Many people have noted that personalization gives us the truth we want: recent examples include Robin Sloan and Matt Thompson’s EPIC 2014 and Eli Pariser’s The Filter Bubble. Despite the consensus that over-fitting information access to our personal tastes is a bad thing (perhaps even dystopian), technology seems to relentlessly push us in this direction. Moreover, some degree of personalization is clearly useful — such as prioritizing information that relates to our personal and professional interests.

Nonetheless, anyone working in the area of information seeking systems should be concerned with the question of the user’s goal in using that system. Many of us take for granted that the user’s main goal is truth seeking, and we design our systems accordingly. What can or should we do differently if the user’s main goal is not informative but persuasive? Is the user looking for an answer…or an argument?

By Daniel Tunkelang

High-Class Consultant.

9 replies on “I’d Like To Have An Argument Please”

You suggest that the goal may be more about finding “confirmatory evidence to support a preconceived conclusion” by seeking “persuasive” rather than “informative” results.

This reminds me of Personal Construct Psychology as developed by George Kelly (1955). Kelly’s fundamental postulate was the “A person’s processes are psychologically channelized by the way in which he anticipates events”. He saw the individual as a “personal scientist” always trying to confirm his predictions and validate his personal constructs of the world. Thank you for the thought provoking post, time to re-visit Kelly and PCP.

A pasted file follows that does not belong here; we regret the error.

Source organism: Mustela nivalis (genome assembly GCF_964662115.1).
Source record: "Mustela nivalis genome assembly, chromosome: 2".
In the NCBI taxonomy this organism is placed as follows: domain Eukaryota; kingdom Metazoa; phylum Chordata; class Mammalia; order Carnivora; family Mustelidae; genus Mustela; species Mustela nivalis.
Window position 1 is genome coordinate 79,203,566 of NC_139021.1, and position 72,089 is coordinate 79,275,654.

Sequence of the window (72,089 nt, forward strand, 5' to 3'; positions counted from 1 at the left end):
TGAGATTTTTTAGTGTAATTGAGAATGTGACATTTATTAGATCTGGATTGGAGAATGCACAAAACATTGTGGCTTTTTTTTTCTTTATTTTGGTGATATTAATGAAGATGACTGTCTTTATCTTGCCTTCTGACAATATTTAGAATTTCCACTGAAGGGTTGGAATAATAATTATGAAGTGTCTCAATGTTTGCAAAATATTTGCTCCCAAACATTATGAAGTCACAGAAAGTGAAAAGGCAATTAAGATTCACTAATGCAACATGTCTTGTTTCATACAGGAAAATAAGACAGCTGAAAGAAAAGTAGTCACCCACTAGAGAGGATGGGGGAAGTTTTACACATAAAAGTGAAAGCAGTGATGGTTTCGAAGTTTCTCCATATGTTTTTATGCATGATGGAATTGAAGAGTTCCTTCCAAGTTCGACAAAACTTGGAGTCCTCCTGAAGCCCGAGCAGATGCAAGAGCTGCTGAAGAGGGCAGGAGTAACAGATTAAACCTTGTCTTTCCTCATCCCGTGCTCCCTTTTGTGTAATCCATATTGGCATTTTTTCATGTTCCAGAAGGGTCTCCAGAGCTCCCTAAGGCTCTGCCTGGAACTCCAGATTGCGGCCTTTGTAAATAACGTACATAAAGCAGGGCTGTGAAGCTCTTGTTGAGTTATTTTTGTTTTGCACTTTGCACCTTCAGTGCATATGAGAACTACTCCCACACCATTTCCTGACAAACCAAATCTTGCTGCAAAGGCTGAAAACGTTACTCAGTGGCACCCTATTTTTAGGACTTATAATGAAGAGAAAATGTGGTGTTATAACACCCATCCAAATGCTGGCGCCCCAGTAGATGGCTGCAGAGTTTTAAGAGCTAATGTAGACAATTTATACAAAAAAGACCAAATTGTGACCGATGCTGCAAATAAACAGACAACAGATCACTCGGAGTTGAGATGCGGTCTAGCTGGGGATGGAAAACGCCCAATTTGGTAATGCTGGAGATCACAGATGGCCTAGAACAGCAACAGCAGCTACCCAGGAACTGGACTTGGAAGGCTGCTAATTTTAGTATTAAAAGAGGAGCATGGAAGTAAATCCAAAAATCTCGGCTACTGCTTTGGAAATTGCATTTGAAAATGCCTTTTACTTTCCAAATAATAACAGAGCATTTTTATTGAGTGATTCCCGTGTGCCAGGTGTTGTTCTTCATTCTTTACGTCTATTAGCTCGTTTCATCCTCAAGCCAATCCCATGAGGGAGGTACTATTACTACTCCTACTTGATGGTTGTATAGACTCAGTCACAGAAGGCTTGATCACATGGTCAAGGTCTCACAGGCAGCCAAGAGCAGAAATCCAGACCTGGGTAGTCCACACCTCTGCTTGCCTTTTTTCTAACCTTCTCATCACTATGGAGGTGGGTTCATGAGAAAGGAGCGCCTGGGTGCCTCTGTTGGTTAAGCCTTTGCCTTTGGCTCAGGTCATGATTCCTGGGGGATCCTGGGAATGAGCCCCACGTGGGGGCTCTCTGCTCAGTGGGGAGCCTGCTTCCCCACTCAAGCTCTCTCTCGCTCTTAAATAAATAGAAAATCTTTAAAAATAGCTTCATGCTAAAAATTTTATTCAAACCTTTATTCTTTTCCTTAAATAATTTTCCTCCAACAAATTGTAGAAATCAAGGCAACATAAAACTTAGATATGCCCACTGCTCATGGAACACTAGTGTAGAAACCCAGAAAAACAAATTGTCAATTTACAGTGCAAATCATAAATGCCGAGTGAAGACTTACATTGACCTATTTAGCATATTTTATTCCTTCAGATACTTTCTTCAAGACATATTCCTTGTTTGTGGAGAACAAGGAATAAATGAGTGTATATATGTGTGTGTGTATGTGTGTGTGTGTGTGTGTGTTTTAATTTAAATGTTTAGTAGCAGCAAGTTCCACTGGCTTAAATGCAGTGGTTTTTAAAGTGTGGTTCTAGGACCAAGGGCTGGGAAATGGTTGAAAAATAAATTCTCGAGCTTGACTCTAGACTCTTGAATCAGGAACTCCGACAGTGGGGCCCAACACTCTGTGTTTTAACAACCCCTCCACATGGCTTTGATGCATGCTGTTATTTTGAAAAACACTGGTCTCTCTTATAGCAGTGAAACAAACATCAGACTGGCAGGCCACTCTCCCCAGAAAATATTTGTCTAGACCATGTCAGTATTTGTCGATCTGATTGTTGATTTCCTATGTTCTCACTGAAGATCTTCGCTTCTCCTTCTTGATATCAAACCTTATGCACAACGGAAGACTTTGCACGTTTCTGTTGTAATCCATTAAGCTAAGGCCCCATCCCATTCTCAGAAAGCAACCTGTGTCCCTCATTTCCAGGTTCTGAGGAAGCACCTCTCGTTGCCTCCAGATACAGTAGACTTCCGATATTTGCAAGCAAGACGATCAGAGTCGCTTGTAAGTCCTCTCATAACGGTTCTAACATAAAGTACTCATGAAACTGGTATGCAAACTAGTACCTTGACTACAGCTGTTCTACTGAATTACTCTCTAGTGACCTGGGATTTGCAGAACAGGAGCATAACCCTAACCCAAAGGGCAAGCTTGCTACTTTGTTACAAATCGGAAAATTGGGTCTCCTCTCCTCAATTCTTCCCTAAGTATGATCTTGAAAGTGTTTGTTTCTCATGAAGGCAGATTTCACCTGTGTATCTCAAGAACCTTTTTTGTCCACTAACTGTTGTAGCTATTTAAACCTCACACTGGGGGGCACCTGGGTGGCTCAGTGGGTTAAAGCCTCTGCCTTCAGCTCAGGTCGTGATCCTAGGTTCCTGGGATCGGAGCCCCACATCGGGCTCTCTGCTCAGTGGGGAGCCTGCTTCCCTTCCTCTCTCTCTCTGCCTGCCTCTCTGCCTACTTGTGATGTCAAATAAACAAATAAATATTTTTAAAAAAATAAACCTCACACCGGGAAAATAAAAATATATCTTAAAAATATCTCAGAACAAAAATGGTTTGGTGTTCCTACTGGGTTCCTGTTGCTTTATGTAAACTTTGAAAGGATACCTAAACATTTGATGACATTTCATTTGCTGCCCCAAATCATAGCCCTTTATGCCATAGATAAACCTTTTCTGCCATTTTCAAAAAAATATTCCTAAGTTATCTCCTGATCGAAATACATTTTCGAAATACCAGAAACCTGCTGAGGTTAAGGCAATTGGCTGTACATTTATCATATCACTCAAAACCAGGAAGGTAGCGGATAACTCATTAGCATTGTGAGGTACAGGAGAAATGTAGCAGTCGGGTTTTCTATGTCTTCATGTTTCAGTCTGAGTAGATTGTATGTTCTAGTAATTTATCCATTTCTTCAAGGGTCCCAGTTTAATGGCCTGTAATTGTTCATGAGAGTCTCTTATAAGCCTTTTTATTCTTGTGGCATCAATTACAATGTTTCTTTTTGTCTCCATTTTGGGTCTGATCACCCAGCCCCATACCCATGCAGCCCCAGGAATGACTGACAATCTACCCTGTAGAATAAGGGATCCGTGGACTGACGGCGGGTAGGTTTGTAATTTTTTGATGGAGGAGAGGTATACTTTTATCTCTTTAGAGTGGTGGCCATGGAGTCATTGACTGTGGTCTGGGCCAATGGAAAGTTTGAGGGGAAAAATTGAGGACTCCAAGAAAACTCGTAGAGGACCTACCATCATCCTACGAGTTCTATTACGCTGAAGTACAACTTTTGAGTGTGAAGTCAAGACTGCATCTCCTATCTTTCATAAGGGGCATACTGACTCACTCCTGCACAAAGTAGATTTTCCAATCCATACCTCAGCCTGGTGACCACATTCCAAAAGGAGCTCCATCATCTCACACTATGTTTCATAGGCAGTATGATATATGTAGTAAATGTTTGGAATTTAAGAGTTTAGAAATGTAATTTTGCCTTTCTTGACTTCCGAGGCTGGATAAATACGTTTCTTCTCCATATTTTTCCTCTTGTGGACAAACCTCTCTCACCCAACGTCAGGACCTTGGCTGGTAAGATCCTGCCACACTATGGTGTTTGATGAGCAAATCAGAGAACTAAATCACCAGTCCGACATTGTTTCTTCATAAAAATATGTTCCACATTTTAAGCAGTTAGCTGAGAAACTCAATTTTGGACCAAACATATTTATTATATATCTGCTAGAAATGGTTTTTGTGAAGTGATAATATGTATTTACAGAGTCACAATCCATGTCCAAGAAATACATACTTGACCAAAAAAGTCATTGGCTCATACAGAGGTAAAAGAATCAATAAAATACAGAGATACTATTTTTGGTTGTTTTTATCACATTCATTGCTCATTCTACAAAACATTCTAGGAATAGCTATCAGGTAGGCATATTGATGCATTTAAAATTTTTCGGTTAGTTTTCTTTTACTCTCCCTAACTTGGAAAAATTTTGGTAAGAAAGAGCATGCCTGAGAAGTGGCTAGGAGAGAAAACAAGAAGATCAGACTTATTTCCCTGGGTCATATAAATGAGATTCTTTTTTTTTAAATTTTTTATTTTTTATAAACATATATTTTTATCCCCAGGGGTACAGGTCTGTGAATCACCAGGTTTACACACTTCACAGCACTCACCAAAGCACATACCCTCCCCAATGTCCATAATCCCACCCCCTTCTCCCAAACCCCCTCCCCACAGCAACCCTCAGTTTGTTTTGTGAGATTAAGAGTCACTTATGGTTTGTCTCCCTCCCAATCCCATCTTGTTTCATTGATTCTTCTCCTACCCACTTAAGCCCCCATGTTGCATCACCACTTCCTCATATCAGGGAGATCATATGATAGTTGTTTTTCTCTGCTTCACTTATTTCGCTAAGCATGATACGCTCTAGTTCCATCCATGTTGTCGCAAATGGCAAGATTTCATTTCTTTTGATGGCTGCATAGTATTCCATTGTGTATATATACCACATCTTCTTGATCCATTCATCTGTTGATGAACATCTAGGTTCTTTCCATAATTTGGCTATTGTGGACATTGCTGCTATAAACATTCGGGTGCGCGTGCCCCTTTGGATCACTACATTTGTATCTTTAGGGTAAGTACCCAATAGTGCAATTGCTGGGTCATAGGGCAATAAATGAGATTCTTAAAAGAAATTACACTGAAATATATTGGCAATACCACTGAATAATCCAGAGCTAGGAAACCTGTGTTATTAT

John, thanks for the comment! I see the connection to Kelly’s PCP, but Kelly’s theory strikes me as having more faith in human rationality. Mercier and Sperber are essentially saying that confirmation bias (which is a bane of the scientific method) is a feature, not a bug, in our reasoning process.


The idea that relevance does not equal truth, but may instead is determined by bias or subjectivity helps inform the debate around search quality.

I believe many conflate relevance and quality. The two are clearly related and entwined but I don’t see them as synonymous. Your supposition that relevance is itself subjective in nature takes that a bit further.

The confirmation portion resonates with my experience with reviews. There are some who search for reviews after a purchase as a way to pacify buyer’s remorse.

Anecdotally, I also believe that much of the research around reviews is confirmation based. How many times does a person determine that they want to buy a certain product and then use research and reviews to confirm that they’re making the right decision? How often do users truly change purchase intent based on that research? I’d hazard to guess that number is relatively low.